Orlando Science Center spent the summer in demolition mode, practically gutting a large portion of its ground floor, which eventually will be the home of its new “Life” exhibit, including animal interactions and educational activities about the environment.
“It will feel like a rainforest when you walk in,” Brandan Lanman, vice president of visitor experience, said during a recent construction site tour of the “Life” space.
But for now it’s a raw, gray space dominated by scaffolding that reaches up to the 40-foot ceiling. The finished product will be divided into three zones: rainforest, ocean and swamp, which will highlight Florida species and concerns, Lanman said. It will take up about 10,000 square feet, an area that was the “NatureWorks” exhibit and the previous bottom-floor location of KidsTown.
“As part of this full experience, we got to do tours around the country to understand more about these spaces and the best way to work with these animals and people together,” Lanman said. “One of the most impactful ones was a space where we got to just be with them. … It’s to get to see the tamarins hop from tree to tree in the same air that you’re in with them.”
The rainforest area also will include tropical birds, sloths and live plantings. It’s the largest exhibit construction project in the museum’s history. It is scheduled to debut in late 2023.
On an upper level of the construction, work is being done on the offstage animal space.
“This is refuge space for them to go off exhibit and live during the nighttime or if they just don’t want to actually go out on exhibit. They have a lot of choice and control,” Lanman said.
The ocean area of “Life” will feature Caribbean fish and bonnethead sharks.
“Again, the intent behind what we had talked about was eliminating as much barrier to connecting with nature as possible,” Lanman said.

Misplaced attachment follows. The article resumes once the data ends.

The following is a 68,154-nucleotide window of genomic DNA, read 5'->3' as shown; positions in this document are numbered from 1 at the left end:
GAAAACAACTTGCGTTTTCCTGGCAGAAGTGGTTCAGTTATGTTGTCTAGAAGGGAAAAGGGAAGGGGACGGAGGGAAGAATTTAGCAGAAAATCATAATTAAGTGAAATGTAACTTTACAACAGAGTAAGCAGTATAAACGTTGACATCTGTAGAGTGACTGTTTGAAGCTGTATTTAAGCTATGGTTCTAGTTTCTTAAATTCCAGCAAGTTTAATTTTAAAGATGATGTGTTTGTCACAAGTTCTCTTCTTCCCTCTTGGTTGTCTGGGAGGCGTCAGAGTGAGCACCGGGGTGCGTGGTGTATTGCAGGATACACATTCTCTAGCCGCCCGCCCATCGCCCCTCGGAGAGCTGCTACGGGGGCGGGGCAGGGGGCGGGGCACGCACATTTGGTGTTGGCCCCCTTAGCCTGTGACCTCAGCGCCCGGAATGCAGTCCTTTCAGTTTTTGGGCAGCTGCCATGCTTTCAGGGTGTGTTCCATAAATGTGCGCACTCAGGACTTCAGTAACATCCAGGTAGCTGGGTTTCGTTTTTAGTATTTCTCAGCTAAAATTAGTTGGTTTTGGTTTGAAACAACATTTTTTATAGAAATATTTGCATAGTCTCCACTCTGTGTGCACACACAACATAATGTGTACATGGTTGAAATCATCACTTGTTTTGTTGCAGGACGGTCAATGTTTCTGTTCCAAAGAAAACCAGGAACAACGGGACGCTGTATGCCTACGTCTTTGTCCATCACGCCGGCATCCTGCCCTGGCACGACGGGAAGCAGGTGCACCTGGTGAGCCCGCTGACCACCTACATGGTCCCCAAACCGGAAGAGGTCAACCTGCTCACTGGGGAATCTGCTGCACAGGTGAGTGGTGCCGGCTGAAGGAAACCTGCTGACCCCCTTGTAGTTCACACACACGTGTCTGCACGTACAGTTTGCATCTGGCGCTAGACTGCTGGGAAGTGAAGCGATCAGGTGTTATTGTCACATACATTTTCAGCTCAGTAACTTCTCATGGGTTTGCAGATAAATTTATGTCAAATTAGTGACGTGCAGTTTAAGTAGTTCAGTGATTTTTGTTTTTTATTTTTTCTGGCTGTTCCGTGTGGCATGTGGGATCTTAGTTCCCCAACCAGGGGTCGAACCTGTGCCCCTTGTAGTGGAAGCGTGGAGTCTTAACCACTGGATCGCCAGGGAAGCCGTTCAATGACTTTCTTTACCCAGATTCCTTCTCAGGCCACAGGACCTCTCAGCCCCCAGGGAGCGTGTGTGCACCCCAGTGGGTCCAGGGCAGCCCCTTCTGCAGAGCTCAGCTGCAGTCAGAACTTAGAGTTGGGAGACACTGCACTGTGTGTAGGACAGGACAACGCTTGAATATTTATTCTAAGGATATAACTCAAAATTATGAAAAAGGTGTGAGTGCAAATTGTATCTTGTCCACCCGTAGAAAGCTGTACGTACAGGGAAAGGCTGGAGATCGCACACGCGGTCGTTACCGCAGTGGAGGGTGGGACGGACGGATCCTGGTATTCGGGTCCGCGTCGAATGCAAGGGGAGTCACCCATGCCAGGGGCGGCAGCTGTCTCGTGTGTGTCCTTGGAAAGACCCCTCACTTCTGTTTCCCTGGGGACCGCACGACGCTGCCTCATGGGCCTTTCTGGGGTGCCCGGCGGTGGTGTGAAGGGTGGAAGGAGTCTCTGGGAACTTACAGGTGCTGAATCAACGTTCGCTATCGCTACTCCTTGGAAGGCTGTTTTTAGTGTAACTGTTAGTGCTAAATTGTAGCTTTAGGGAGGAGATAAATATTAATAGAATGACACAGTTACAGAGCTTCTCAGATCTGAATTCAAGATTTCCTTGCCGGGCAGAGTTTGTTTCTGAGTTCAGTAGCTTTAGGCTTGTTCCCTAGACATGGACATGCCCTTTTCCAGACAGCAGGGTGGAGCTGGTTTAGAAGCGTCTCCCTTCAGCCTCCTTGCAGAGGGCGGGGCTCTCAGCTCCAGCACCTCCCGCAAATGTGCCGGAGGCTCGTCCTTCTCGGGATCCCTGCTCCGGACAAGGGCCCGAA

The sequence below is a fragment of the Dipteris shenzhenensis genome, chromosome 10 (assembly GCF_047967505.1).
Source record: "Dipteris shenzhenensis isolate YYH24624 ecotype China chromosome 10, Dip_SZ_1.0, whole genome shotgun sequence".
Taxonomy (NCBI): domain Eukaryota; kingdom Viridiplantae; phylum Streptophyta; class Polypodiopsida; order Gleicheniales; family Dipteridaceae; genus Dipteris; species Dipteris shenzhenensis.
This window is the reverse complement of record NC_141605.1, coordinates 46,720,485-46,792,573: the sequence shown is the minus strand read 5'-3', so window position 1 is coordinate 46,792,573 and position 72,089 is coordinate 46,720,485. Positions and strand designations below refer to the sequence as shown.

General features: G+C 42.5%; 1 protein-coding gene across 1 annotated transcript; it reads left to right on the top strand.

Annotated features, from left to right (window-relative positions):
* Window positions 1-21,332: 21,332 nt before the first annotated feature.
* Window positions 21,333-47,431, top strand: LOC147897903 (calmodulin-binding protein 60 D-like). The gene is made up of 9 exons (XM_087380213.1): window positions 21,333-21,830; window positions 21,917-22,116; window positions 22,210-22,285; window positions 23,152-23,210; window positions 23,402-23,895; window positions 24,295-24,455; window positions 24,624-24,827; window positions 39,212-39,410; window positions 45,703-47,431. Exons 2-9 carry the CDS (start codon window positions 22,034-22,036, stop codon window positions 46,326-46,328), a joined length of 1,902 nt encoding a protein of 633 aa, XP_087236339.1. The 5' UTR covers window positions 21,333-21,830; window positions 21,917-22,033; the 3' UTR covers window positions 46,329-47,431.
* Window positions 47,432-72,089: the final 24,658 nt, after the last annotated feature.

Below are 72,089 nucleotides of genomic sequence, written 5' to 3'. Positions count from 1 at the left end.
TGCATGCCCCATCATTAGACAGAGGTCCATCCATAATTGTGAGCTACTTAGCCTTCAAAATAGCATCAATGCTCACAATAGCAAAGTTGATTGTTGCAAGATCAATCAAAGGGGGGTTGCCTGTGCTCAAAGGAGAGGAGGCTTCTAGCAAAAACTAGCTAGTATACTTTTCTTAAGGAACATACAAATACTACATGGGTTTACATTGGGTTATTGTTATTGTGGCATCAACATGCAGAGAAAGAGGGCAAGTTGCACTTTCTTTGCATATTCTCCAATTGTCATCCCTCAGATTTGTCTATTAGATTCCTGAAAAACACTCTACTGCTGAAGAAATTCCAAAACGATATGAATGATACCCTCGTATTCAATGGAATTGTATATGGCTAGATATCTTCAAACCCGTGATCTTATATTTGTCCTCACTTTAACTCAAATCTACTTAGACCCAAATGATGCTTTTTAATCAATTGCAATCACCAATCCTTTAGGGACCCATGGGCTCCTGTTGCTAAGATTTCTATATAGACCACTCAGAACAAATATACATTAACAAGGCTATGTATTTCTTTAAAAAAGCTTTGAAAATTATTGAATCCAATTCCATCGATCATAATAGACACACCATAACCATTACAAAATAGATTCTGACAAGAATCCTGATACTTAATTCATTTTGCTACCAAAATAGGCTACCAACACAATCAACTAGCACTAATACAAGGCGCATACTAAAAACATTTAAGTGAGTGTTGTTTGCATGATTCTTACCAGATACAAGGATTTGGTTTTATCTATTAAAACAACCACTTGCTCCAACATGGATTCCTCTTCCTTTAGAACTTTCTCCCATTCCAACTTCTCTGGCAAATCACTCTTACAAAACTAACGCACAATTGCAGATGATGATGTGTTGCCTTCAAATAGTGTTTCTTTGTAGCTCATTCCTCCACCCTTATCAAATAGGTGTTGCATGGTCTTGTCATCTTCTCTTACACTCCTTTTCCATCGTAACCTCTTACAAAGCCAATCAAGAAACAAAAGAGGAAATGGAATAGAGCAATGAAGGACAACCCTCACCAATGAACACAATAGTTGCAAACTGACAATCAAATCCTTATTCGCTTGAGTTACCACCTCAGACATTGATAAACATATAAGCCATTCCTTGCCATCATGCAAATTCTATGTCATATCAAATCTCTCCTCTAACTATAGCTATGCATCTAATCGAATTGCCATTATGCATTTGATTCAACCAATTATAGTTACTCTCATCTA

“This tank is almost 270 degrees of 5-foot-tall acrylic, just almost a solid piece all the way around. … So it just feels like the reef is floating in the middle of the room, and you’re just in the water with the fish.”
Touch-screen educational activities will be installed, and science center staff members will be stationed in “Life,” including on a platform above the aquarium.
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“We’ve got embedded activities, hands-on activities that are going to be built into the space to teach about rainforest deforestation and concerns on how you can help manage that,” Lanman said. Possible topics would include fish migration patterns and coral bleaching.
“A lot of our kids don’t get out in nature at all. And a lot of Central Floridians have never gone to the ocean. So we’re just bringing this to everybody right here in downtown Orlando,” JoAnn Newman, president CEO of the science center, said.
“There’s a lot of data and research on it, from an environmental standpoint, because what we know is if kids don’t get to experience nature and don’t develop that love of nature, then there’s not the care of the natural world that we’re hoping everybody will have,” she said.
Despite all the changes, the cypress swamp trees — the centerpiece of the science center since it opened in 1997 — are staying.
“We wanted to preserve that. It’s going to look a little different and hopefully fresh and new, a different experience. That’s what we’re going for,” Newman said.
“We are keeping the cypress swamp as an opportunity to really talk about what this region has to offer and the challenges that this region ultimately has to start overcoming,” Lanman said. Animals highlighted in this area will include screech owls, gopher tortoises and Sherman’s fox squirrels.
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